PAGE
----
If your APR is variable and tied to interest rates set by the Fed, then you may also not be notified early. Your credit card company may notify you anyway, but it isn’t required.
What to do About a Rate Hike
If you receive a credit card rate increase notice, your best solution is to ask the bank to lower your rate. It just takes a phone call and can often get you a reduction if you have good credit history and always make payments on time. You can also shop around for a better credit card elsewhere—be sure to let your bank know of better offers that it should at least match.
If you have a large balance, a balance transfer card can help you avoid the higher interest rate that’s coming soon. Balance transfer cards often offer 0-percent interest for a year or so, giving you time to pay it off before having to pay interest.
The best solution is to pay your credit card balance in full each month to avoid paying interest. Not carrying a balance is one of the best things you can do to raise your credit score.
Credit card rewards can be a free way to travel and get cash back for your daily expenses.
But if you’re not paying your credit card bill in full when it arrives, then you’re paying interest and those free rewards are no longer free. That’s not a surprising fact, but it’s a top one to keep in mind when considering these four surprising facts about credit card rewards:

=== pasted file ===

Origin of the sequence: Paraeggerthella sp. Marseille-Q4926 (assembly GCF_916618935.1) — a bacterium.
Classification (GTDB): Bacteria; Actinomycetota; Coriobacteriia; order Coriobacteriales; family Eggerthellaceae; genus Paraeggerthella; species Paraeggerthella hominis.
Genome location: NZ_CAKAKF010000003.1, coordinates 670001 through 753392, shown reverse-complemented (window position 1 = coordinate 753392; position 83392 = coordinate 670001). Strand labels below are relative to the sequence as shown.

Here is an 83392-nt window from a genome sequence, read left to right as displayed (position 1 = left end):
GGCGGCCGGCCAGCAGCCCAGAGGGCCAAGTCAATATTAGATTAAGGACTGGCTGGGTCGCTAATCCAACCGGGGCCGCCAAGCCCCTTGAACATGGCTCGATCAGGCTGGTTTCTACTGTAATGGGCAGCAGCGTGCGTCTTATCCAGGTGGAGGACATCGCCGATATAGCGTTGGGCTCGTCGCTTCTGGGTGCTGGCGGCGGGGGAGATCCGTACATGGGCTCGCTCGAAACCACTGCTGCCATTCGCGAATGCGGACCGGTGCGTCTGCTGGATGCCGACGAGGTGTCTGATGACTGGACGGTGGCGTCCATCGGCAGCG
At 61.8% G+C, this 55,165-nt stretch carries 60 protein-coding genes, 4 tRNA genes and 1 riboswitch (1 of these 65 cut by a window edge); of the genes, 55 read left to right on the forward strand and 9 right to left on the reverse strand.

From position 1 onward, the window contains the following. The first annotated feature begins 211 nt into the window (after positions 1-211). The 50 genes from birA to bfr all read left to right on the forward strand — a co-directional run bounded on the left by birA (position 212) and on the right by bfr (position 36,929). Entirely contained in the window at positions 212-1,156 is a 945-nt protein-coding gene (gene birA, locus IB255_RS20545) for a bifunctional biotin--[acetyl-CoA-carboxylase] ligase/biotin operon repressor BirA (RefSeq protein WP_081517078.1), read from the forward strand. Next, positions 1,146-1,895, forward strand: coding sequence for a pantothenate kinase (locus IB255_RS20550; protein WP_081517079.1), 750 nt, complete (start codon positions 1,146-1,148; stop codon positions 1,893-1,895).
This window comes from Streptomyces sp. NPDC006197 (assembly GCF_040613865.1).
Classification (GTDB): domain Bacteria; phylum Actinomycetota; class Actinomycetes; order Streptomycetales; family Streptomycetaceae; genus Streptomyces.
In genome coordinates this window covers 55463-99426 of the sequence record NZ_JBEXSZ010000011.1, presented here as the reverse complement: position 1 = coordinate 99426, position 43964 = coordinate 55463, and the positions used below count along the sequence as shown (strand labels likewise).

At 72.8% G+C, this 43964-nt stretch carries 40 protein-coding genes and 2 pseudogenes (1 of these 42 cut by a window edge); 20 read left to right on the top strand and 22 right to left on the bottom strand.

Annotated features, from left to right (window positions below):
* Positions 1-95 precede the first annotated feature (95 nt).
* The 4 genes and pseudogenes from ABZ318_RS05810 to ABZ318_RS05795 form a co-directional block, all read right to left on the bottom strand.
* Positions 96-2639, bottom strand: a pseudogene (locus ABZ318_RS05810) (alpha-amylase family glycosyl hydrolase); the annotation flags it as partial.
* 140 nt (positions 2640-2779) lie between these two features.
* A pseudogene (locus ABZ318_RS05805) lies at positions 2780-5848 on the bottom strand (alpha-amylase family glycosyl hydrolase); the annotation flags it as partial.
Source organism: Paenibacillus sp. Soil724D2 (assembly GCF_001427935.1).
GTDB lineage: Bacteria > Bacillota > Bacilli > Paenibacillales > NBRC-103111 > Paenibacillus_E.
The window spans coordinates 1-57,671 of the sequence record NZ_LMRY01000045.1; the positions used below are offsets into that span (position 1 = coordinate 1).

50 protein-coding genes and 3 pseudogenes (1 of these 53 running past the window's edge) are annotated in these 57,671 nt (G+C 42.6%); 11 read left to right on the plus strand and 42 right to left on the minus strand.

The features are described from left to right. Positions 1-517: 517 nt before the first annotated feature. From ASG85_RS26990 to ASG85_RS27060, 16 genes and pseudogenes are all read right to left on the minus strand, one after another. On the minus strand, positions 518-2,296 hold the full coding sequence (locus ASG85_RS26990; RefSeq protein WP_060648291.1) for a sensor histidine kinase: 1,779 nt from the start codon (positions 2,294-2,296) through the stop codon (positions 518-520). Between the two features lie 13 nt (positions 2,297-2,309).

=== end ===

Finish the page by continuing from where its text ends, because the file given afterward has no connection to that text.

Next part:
A 1% reward
Don’t expect to receive nearly in much in rewards points as you do in spending to get them. The typical reward point is worth about 1 percent of what you paid to earn it when you cash it in for airline miles, hotel room, cash back or any other reward.
The lender expects that you won’t pay the monthly bill in full, and possibly late, meaning you’ll pay interest charges and late fees. That can make rewards points more costly.
Remember the annual fee
Rewards cards with annual fees usually offer better rewards than cards without them. But the fees can require you to spend a lot of money to make the rewards worthwhile.
If the average rewards point is worth 1 cent, you’d have to spend $9,500 annually, or $791 per month, to offset a $95 annual fee.
Annual fees can be worthwhile in other ways. A rewards credit card can offer rewards such as upgrades on flights and rooms, airport lounge access, and free luggage check-in. New cardholders may have the fee waived in the first year as an enticement to join.
Look on your credit card’s website or in the agreement it mailed you, and somewhere in the fine print you’ll find details on when your rewards points expire. From 12-24 months is likely, though some may let you buy back points after they expire.
Points drop in value
If you don’t redeem points regularly, you could see them drop in value as airline frequent flier programs and other programs change their redemption requirements.
You’ll likely get advance notice from the credit card company before any program changes are made. With a few months’ notice, you should have some time to redeem your points earlier than planned and get the most out of them.
As with any financial product you pay for, be sure to read the fine print in the long, boring contract you get in the mail when the credit card is sent to you. It should explain in detail how its rewards points work.